My favorite was the Bua Tod. It was a tempura like preparation. With shrimp and some type of water plant. I enjoyed every dish, the Hor Mok, curry fish mousse wrapped in banana leaves was quite unlike anything I have ever tasted. Most of the group liked the flavor, but it was a little too spicy for some.

This was our table, we were literally about 6 feet from the bay.


I did get to add a Thai beer to my collection, Singha. In fact I had two which were included with the meal (actually almost 3, because Kay didn’t drink both of hers…)


Our decimated table as we left.

Our next stop was the Chalong Temple, The most famous Buddhist temple on Phuket.



As I was about to go into the temple, I saw this Buddhist Monk snapping a photo of me. I returned the favor and both of us enjoyed the moment. In Thailand all males MUST become a monk at age 20. The minimum requirement used to be for several months, but like most other things in the modern world it has been “hurried up”. Now the minimum is only 7 days. I figure this fellow must be in for the 7..

In all Buddhist Temples shoes must be removed before entering. This makes for an interesting display.

Inside the temple was beautiful.


I am not sure you will recognize these three from this angle. They are not saying their prayers, but tying their shoes after leaving the temple… The advantage of being fast is you can be the one to take the photo and not be in it.




A wax replica!

One of the more interesting aspects of this temple is the tradition of a firecracker offering after praying in the temple. The man with the black shirt with white and orange stripes is giving his offering to the attendant who will place them in the chimney and set the alight. Every few minutes you could hear the firecrackers exploding. Some offerings were larger than others …


Our guide for the day Narumon Kwanmuni, known by her friends as Than, a much easier name to pronounce. She did an excellent job not only explaining where we were going and what we were doing but she gave is wonderful insights into Thailand’s history, culture and religion. Thank you, Than.

After arrival back at the ship with about 45 minutes remaining before “all aboard”, we visited the venders set up on dockside. There were bargains to be had. The only problem is that we are far past the point of needing anything….

We had a wonderful and far too brief visit to Thailand. The people are friendly and the country is beautiful. I wish we could have stayed longer.

Another dreaded letter from the captain awaited us upon our return. Over the past several days apparently a number of people have been suffering from gastrointestinal illness. Personally, I haven’t seen or talked with anyone who has had the problem. I guess that’s a good thing. Unfortunately the illness has caused the crew to go into strict containment mode. For the past two days there has been no self-service on the Lido, which we seldom frequent anyway or bread and condiments placed on the table in the dining room. It has been only a very slight inconvenience for us, but a great deal more work for the dinning stewards.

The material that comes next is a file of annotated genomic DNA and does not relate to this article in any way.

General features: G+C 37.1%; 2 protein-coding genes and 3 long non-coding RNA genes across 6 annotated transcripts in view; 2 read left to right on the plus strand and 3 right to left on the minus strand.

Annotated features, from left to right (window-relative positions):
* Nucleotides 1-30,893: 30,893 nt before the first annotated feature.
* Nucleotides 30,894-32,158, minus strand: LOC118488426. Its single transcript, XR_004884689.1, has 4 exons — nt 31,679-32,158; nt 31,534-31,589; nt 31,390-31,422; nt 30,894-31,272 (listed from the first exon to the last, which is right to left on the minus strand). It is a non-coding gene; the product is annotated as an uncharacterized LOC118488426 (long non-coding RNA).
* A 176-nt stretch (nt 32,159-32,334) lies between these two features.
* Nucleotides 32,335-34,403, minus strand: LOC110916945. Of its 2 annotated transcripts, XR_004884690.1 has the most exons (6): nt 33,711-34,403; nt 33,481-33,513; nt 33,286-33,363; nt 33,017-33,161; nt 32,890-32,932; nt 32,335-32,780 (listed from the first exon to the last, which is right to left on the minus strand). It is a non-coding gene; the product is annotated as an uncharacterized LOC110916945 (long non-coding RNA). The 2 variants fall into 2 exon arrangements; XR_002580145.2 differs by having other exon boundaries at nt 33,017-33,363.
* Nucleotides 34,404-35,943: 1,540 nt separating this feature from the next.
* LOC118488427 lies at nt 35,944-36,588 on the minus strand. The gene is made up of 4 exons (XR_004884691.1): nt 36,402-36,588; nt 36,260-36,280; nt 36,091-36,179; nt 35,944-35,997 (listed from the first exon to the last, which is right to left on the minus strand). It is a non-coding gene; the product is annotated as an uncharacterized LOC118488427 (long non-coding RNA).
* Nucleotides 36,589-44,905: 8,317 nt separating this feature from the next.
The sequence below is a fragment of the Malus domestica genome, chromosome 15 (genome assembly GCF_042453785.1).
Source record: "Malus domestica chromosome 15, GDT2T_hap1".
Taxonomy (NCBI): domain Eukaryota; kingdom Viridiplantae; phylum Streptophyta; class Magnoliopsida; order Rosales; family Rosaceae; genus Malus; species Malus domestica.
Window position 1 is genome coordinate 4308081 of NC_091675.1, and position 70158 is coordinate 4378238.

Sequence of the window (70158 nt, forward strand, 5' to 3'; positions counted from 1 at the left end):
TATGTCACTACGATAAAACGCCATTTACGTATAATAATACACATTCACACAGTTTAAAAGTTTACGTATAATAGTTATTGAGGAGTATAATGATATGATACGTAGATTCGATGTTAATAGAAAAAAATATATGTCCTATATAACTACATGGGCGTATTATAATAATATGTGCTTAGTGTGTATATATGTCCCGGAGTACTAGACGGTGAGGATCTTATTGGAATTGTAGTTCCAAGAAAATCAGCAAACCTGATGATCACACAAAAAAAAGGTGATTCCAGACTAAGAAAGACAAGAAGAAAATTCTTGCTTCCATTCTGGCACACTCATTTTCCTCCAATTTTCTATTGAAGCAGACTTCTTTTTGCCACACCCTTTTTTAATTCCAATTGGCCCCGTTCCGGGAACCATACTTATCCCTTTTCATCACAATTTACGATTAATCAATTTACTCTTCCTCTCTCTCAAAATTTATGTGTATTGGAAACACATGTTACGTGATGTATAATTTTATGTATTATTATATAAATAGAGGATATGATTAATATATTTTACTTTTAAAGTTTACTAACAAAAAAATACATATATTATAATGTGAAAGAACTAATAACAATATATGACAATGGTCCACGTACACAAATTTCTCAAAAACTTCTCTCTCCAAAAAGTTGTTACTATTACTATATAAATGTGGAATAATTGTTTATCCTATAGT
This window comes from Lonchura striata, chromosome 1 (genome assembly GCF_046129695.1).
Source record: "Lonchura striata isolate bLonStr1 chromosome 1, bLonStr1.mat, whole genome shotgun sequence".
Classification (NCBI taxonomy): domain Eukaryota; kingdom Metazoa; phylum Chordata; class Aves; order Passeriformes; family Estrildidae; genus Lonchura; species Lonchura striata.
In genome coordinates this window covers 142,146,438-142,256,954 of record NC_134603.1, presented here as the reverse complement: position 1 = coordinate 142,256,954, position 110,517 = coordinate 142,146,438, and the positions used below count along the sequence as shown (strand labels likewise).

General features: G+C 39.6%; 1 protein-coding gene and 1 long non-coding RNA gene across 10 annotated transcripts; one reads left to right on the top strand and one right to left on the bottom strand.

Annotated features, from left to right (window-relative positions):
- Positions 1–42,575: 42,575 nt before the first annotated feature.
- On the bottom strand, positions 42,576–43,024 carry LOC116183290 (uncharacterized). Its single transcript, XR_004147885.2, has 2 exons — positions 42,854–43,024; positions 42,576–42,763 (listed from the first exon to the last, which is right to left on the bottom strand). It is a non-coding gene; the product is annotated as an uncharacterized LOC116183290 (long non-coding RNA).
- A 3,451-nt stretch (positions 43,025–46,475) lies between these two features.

Starting today though, the Jacuzzis, the thermal suite, the library and the self-service laundry have been closed. In addition the cabin stewards are having to work continuously. They wipe down all hand rails and cabin doors at least once an hour in addition to the additional sanitation measures being taken. Again, for us, the only inconvenience is the closing of the thermal suite. Hopefully everyone will be well soon and things can continue as normal.

I can only assume the bug was brought on by the 90 or so new passengers who boarded in Singapore and of course all the visitors to the ship we saw over the past two weeks. In addition it would be easy to pick something up on land if you are not careful about the selection and location of food consumed.

We also got a good letter from the captain though. Kay and I are invited to join the captain for cocktails and then dinner at his table this coming Friday. We look forward to that. Monday is a sea day which we desperately need to recover from five straight days in port. We then reach Rangoon on Tuesday and have two days, two nights and another half day in Myanmar. We have three days of excursions, but this will be the most exotic country we will get to visit, so we must make the most of it.

MONDAY – March 9 – At sea

Today is a rest day. There was very little in the program that interest us today and we can use the downtime after 5 days in port. I went to the gym before breakfast and then we attended the “Good Morning Amsterdam” talk with last night’s entertainer, Nick Lewin. We then joined a lecture by a new guest speaker, Milt Keiles. The topic was “The Dawn of Navigation”. I did enjoy his lecture. After that, lunch, working on the blog and reading. It is about time now to get ready for dinner. A tough day!

It’s a little early, but Happy Birthday to my sister, Carolyn. Her birthday is Tuesday the 10th, and I might not get to make another post before then.

Until next time…

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2 Responses to Day 62 & 63 – March 8 & 9, 2015 – Sunday & Monday – Phuket, Thailand & sea day

  1. Sharon says:

    LOL! I love that picture at the temple!! Fantastic shot. Thoroughly enjoyed your pictures of your excursion. Definitely one to add to my growing list of things to see when I finally get to Asia.


  2. says:

    Fantastic photos. They make you feel like we are on the tours with you. Keep up the good reports and stay healthy.
    Mike & Rose